Today’s #VeteranOfTheDay is Army Air Forces and Navy Veteran Richard Ernest Anderson, who served during World War II, Korea and Vietnam.

Today’s #VeteranOfTheDay is Army Air Forces and Navy Veteran Richard Ernest Anderson, who served during World War II, Korea and Vietnam.

Richard E. Anderson was born in North Little Rock, Arkansas, in March 1926. After graduating from high school, Anderson joined the Army Air Forces and served during the closing years of World War II.

After the war, Anderson earned a bachelor’s degree in civil engineering from the University of Arkansas in 1949. With his degree, Anderson commissioned as an ensign in the Civil Engineer Corps of the U.S. Naval Reserve. He reported in 1951 as an assistant public works officer at the Construction Battalion Center in Port Hueneme, California.

In 1952, Anderson met his future wife, Mary Ann, while on duty in the Comptroller Division of the Bureau of Naval Personnel in Washington, D.C. The couple married in 1953. After serving during the Korean War, Anderson became the executive officer of Detachment Bravo in Antarctica from 1957 to 1958. While serving in Antarctica, he was in a helicopter crash and sustained severe burns. He survived the crash but was forced to stay in Antarctica for the winter until he could be flown to the then-Bethesda Naval Hospital in Bethesda, Maryland. After recovering, he obtained a master’s degree in environmental engineering from the University of Michigan.

While stationed in Bremerton, Washington, Anderson witnessed a car accident in which a car burst into flames after an accident. Anderson, alongside a companion, went to assist the trapped driver of the car. Breaking the window of the vehicle, Anderson aided in the driver’s rescue, nearly being overwhelmed by the fire himself. For his actions that day, he received a Navy and Marines Corps Medal.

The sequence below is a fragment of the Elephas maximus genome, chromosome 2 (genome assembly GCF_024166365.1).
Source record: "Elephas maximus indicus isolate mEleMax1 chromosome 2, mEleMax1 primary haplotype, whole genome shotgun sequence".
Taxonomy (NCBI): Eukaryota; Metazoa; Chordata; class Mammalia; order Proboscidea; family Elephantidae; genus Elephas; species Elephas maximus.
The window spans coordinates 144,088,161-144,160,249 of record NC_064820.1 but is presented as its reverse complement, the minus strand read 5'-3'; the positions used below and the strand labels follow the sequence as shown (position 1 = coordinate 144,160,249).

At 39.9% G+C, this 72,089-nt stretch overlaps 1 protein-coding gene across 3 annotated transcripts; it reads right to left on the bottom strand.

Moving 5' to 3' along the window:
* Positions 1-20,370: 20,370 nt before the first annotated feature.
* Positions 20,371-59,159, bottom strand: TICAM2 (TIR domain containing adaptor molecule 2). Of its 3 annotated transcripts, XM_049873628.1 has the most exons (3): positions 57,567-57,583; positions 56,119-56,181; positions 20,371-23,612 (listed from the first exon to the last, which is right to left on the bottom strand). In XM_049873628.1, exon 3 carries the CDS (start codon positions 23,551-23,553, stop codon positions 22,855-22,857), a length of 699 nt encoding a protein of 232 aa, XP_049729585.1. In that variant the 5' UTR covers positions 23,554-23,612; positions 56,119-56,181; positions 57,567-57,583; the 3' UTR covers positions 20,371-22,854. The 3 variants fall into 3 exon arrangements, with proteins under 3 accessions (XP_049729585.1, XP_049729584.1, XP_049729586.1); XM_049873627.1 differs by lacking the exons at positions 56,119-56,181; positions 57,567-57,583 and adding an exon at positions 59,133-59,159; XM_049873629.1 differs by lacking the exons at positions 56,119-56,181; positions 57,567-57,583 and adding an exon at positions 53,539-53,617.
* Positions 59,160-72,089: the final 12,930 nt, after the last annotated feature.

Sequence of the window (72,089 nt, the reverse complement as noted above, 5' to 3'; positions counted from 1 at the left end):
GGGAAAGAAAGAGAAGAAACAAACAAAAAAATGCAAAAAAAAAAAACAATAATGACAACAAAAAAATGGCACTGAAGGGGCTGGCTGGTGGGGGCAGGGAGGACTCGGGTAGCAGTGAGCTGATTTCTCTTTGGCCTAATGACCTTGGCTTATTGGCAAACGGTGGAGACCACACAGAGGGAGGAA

Anderson’s expertise as a civil engineer and a seasoned leader was invaluable during the Vietnam War. From June 1965 to February 1966, he led Naval Mobile Construction Battalion NINE as a commander. Despite deploying into dangerous conditions, Anderson’s battalion built several vital structures, including a 400-bed station hospital. They also replaced a 310-foot section of the Da Nang River Bridge. For their effectiveness and for withstanding two attacks by the Viet Cong, Anderson received a Legion of Merit medal.

Anderson returned to the U.S. in 1966. He was the director of Navy Facilities System Group at the Naval Facilities Engineering Command in Washington, D.C. In 1970, he returned to Vietnam for duty in the Naval Facilities Engineering Command Contracts in Saigon. He retired as a captain in 1974.

During his service, Anderson received a Silver Star, a Bronze Star Medal, a Purple Heart, a Legion of Merit, a Navy and Marine Corps Medal, an Army Good Conduct Medal, an American Campaign Medal, a World War II Victory Medal, a National Defense Service Medal with a bronze star, a Korean Service Medal, an Antarctica Service Medal with Wintered Over clasp, a Vietnam Service Medal and a Republic of Vietnam Campaign Medal with a device bar.

Anderson passed away at 91 years old on Oct. 22, 2017.

We honor his service.


Nominate a Veteran for #VeteranOfTheDay

Do you want to light up the face of a special Veteran? Have you been wondering how to tell your Veteran they are special to you? VA’s #VeteranOfTheDay social media feature is an opportunity to highlight your Veteran and his/her service.

It’s easy to nominate a Veteran. Visit our blog post about nominating to learn how to create the best submission.


Contributors

Writer: Milosh Mihajlovic-Klaric

Editors: Nathaniel Scott and Annabelle Colton

Fact checker: Carl Wesseln

Graphic artist: Brittany Gorski

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